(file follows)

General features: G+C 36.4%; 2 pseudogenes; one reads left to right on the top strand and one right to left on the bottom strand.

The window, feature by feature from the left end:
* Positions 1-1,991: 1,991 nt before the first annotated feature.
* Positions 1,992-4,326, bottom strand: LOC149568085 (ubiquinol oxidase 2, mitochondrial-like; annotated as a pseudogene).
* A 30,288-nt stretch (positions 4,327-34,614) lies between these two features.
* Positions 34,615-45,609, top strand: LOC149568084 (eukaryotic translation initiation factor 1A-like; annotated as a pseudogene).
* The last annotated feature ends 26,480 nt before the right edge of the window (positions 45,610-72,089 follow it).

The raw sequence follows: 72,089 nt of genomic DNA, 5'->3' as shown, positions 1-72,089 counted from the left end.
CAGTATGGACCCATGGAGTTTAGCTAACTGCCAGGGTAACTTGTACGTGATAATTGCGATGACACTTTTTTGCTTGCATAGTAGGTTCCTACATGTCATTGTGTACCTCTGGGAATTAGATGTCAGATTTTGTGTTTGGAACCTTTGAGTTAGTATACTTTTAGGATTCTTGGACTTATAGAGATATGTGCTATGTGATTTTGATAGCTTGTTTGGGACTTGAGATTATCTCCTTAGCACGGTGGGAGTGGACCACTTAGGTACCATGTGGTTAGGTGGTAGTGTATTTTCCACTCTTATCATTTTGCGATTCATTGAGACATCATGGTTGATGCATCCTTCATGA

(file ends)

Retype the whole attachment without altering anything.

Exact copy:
General features: G+C 36.4%; 2 pseudogenes; one reads left to right on the top strand and one right to left on the bottom strand.

The window, feature by feature from the left end:
* Positions 1-1,991: 1,991 nt before the first annotated feature.
* Positions 1,992-4,326, bottom strand: LOC149568085 (ubiquinol oxidase 2, mitochondrial-like; annotated as a pseudogene).
* A 30,288-nt stretch (positions 4,327-34,614) lies between these two features.
* Positions 34,615-45,609, top strand: LOC149568084 (eukaryotic translation initiation factor 1A-like; annotated as a pseudogene).
* The last annotated feature ends 26,480 nt before the right edge of the window (positions 45,610-72,089 follow it).

The raw sequence follows: 72,089 nt of genomic DNA, 5'->3' as shown, positions 1-72,089 counted from the left end.
CAGTATGGACCCATGGAGTTTAGCTAACTGCCAGGGTAACTTGTACGTGATAATTGCGATGACACTTTTTTGCTTGCATAGTAGGTTCCTACATGTCATTGTGTACCTCTGGGAATTAGATGTCAGATTTTGTGTTTGGAACCTTTGAGTTAGTATACTTTTAGGATTCTTGGACTTATAGAGATATGTGCTATGTGATTTTGATAGCTTGTTTGGGACTTGAGATTATCTCCTTAGCACGGTGGGAGTGGACCACTTAGGTACCATGTGGTTAGGTGGTAGTGTATTTTCCACTCTTATCATTTTGCGATTCATTGAGACATCATGGTTGATGCATCCTTCATGA